Actually, it was I complaining... Finance Dude is one of THEM!

Sorry, just because you CAN do something, doesn't mean you SHOULD...
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Re: Another advisor horror story
Old 11-28-2006, 08:42 PM   #26
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Re: Another advisor horror story

I am dealing with a similar situation right now. I was wondering if anyone could recommend a good book to give to the person (perhaps as a Christmas present...). Maybe instead of coming from me, if it comes from a book that I give them, and then they read by themselves, it would sink in. Any recommendations? I'm looking for something addressing just the managing money aspect, with introductions to fee ratios etc, not the lifestyle aspect (i.e. millionare next door or rich dad poor dad).
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Re: Another advisor horror story
Old 11-28-2006, 09:29 PM   #27
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Re: Another advisor horror story

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Originally Posted by HFWR
Actually, it was I complaining... Finance Dude is one of THEM!

Sorry, just because you CAN do something, doesn't mean you SHOULD...
Perhaps you should define "one of them".........meaning that a blanket statement about ALL in the financial services industry is an uninformed comment..........

Plus, I keep hearing everyone on here talk about 5% this and 5.75% that like every fund charges the same, there are no breakpoints, etc......you guys are funny..........

Since I am a 100% fee-based advisor, why are we talking about high load mutuals anyways??

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Re: Another advisor horror story
Old 11-29-2006, 06:51 AM   #28
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Re: Another advisor horror story

MacDaddy, get them one of Bogle's books. (maybe the shortest one?)

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Re: Another advisor horror story
Old 11-29-2006, 08:08 AM   #29
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Re: Another advisor horror story

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Originally Posted by FinanceDude
Perhaps you should define "one of them".........meaning that a blanket statement about ALL in the financial services industry is an uninformed comment..........
Shirley, you jest...
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Re: Another advisor horror story
Old 11-29-2006, 10:32 AM   #30
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Re: Another advisor horror story

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Originally Posted by HFWR
Shirley, you jest...
A lot of the time I do..........this is not one of them. I realize there is an unabashed hate of advisors from you and others on this board...........the reason I am on here is because my clients are not a lot different than the people on this board...........the big difference being they believe FAs like me can help them, and you guys believe people that have money that fire advisors are lazy and uninformed.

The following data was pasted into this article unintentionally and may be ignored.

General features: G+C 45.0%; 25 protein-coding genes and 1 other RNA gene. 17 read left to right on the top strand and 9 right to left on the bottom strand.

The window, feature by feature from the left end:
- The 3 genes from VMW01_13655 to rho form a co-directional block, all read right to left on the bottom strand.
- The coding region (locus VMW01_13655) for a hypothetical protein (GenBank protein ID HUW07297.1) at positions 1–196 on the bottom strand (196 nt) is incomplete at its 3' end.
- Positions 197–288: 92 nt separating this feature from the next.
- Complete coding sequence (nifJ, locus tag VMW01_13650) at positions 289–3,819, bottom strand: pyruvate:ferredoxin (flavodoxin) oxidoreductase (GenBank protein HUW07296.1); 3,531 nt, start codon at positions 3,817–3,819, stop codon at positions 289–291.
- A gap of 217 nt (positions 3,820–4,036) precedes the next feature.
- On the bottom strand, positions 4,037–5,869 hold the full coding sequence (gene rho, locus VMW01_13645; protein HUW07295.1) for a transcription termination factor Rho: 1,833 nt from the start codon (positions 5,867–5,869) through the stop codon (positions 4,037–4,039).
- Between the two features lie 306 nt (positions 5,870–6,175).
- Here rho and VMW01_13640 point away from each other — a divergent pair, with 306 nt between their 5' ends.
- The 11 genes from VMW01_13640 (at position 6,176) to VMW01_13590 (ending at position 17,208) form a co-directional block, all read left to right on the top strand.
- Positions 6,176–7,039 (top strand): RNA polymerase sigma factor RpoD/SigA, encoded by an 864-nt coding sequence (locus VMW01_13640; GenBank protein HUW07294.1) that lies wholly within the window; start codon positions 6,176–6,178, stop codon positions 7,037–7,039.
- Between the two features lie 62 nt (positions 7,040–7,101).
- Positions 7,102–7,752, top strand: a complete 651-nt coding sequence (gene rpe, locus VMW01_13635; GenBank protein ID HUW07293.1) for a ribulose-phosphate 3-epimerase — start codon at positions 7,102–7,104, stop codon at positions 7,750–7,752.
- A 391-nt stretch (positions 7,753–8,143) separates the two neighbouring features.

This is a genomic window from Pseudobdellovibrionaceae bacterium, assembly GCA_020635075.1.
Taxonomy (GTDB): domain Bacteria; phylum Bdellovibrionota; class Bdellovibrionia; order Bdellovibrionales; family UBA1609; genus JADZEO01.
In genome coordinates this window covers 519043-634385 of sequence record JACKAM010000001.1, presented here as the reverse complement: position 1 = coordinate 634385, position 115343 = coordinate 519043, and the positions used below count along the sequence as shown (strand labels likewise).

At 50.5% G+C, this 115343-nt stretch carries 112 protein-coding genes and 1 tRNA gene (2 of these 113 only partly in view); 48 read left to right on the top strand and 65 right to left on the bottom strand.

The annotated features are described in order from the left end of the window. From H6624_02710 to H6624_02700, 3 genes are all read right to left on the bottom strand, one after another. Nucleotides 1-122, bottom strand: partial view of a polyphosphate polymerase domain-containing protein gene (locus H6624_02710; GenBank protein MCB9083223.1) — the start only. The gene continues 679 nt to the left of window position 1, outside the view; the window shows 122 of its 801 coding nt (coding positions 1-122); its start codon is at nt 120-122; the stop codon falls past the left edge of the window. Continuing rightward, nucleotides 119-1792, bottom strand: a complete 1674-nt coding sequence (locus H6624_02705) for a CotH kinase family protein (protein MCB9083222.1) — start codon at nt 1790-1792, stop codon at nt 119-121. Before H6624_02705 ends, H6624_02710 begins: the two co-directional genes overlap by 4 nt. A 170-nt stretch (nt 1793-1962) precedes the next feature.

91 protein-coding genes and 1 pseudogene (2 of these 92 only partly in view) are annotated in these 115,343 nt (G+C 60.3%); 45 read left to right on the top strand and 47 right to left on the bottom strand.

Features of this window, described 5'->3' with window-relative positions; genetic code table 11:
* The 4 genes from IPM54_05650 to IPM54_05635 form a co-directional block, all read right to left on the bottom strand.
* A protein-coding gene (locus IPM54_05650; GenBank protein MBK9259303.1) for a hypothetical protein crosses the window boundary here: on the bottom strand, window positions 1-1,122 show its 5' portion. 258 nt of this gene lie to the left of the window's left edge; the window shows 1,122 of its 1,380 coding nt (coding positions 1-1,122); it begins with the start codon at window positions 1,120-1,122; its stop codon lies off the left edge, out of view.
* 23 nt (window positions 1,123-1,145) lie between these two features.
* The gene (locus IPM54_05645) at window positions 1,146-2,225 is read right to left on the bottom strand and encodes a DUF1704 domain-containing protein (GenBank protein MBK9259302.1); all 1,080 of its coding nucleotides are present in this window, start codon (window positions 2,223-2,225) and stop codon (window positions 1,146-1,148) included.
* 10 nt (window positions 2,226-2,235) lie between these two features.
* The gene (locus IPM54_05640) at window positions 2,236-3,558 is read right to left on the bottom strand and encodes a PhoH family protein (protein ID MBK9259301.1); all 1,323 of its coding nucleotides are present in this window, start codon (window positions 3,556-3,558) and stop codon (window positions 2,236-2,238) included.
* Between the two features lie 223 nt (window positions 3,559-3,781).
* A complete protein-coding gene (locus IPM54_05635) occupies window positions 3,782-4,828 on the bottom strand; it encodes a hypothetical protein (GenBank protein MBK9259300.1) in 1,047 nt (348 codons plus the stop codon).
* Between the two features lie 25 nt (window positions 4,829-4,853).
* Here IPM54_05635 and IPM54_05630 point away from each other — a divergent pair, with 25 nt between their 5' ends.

The average net worth of my clients is $2-$4 million dollars. And although a number of them have money at Vanguard/Fidelity/Schwab, it's not 100% of their portfolio like it is for almost everrybody here.

Vanguard and other folks have found a way to commoditize the investment business. The model has worked extremely well since 1975 or so. A lot of people ARE DIY, and I have no problem with that. Folks on this forum are not going to hire me or anyone else for that matter to advise them on what to do............to each their own.

I wonder if legal advise or medical advise or other services can be commoditized too..............maybe that is the future........

I do, however, find it interesting that despite the Internet, Vanguard, Fidelity, and others, the statistics that only 5% or so will be FIRE hasn't changed much in 30 years............that is the real tragedy, that the average American does not KNOW or CARE how retirement will treat them...............

I respect your arguments, but I feel justified to defend myself from personal attacks..........
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Re: Another advisor horror story
Old 11-29-2006, 11:42 AM   #31
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Re: Another advisor horror story

I was just joshin'; note the wink...

I really don't have an opinion, other than I don't use a FP. Still, anyone selling crappola to an 85yo should be ashamed of themselves...
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Re: Another advisor horror story
Old 11-29-2006, 11:52 AM   #32
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Re: Another advisor horror story

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Originally Posted by HFWR
I was just joshin'; note the wink...

I really don't have an opinion, other than I don't use a FP. Still, anyone selling crappola to an 85yo should be ashamed of themselves...
Agree...........wonder what the kids think about a scenario like this?? Seriously, there is WIDE DISPARITY between the Compliance Departments of different insurance/brokerage firms.

I know that if I would have done that at any firm I have worked at, I would have been fired, plain and simple...........
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Re: Another advisor horror story